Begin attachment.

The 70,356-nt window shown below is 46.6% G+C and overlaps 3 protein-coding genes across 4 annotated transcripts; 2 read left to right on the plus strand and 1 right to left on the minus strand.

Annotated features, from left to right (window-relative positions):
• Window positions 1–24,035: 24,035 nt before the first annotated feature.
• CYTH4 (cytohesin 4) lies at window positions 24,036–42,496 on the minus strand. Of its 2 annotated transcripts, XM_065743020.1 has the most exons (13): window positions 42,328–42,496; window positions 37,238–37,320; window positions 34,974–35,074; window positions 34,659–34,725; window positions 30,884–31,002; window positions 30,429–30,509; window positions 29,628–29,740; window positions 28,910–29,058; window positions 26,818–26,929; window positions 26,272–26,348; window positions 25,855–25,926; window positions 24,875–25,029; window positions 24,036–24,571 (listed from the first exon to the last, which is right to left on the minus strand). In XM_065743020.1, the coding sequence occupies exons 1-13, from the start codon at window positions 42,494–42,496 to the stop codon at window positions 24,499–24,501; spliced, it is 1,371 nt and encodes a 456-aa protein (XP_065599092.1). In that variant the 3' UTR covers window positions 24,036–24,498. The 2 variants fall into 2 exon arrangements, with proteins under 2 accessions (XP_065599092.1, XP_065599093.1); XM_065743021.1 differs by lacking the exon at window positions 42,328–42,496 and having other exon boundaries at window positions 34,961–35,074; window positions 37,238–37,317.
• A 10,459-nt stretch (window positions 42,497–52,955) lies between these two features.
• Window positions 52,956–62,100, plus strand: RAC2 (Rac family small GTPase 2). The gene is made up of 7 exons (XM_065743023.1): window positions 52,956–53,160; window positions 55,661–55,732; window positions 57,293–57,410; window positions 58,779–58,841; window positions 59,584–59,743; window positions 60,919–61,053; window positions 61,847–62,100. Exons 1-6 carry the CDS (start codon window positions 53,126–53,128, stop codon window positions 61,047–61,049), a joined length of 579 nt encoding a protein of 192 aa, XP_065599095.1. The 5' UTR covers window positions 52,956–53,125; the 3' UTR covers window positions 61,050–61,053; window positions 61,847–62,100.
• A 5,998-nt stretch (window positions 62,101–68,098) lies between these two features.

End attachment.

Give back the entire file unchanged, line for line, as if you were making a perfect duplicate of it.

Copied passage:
The 70,356-nt window shown below is 46.6% G+C and overlaps 3 protein-coding genes across 4 annotated transcripts; 2 read left to right on the plus strand and 1 right to left on the minus strand.

Annotated features, from left to right (window-relative positions):
• Window positions 1–24,035: 24,035 nt before the first annotated feature.
• CYTH4 (cytohesin 4) lies at window positions 24,036–42,496 on the minus strand. Of its 2 annotated transcripts, XM_065743020.1 has the most exons (13): window positions 42,328–42,496; window positions 37,238–37,320; window positions 34,974–35,074; window positions 34,659–34,725; window positions 30,884–31,002; window positions 30,429–30,509; window positions 29,628–29,740; window positions 28,910–29,058; window positions 26,818–26,929; window positions 26,272–26,348; window positions 25,855–25,926; window positions 24,875–25,029; window positions 24,036–24,571 (listed from the first exon to the last, which is right to left on the minus strand). In XM_065743020.1, the coding sequence occupies exons 1-13, from the start codon at window positions 42,494–42,496 to the stop codon at window positions 24,499–24,501; spliced, it is 1,371 nt and encodes a 456-aa protein (XP_065599092.1). In that variant the 3' UTR covers window positions 24,036–24,498. The 2 variants fall into 2 exon arrangements, with proteins under 2 accessions (XP_065599092.1, XP_065599093.1); XM_065743021.1 differs by lacking the exon at window positions 42,328–42,496 and having other exon boundaries at window positions 34,961–35,074; window positions 37,238–37,317.
• A 10,459-nt stretch (window positions 42,497–52,955) lies between these two features.
• Window positions 52,956–62,100, plus strand: RAC2 (Rac family small GTPase 2). The gene is made up of 7 exons (XM_065743023.1): window positions 52,956–53,160; window positions 55,661–55,732; window positions 57,293–57,410; window positions 58,779–58,841; window positions 59,584–59,743; window positions 60,919–61,053; window positions 61,847–62,100. Exons 1-6 carry the CDS (start codon window positions 53,126–53,128, stop codon window positions 61,047–61,049), a joined length of 579 nt encoding a protein of 192 aa, XP_065599095.1. The 5' UTR covers window positions 52,956–53,125; the 3' UTR covers window positions 61,050–61,053; window positions 61,847–62,100.
• A 5,998-nt stretch (window positions 62,101–68,098) lies between these two features.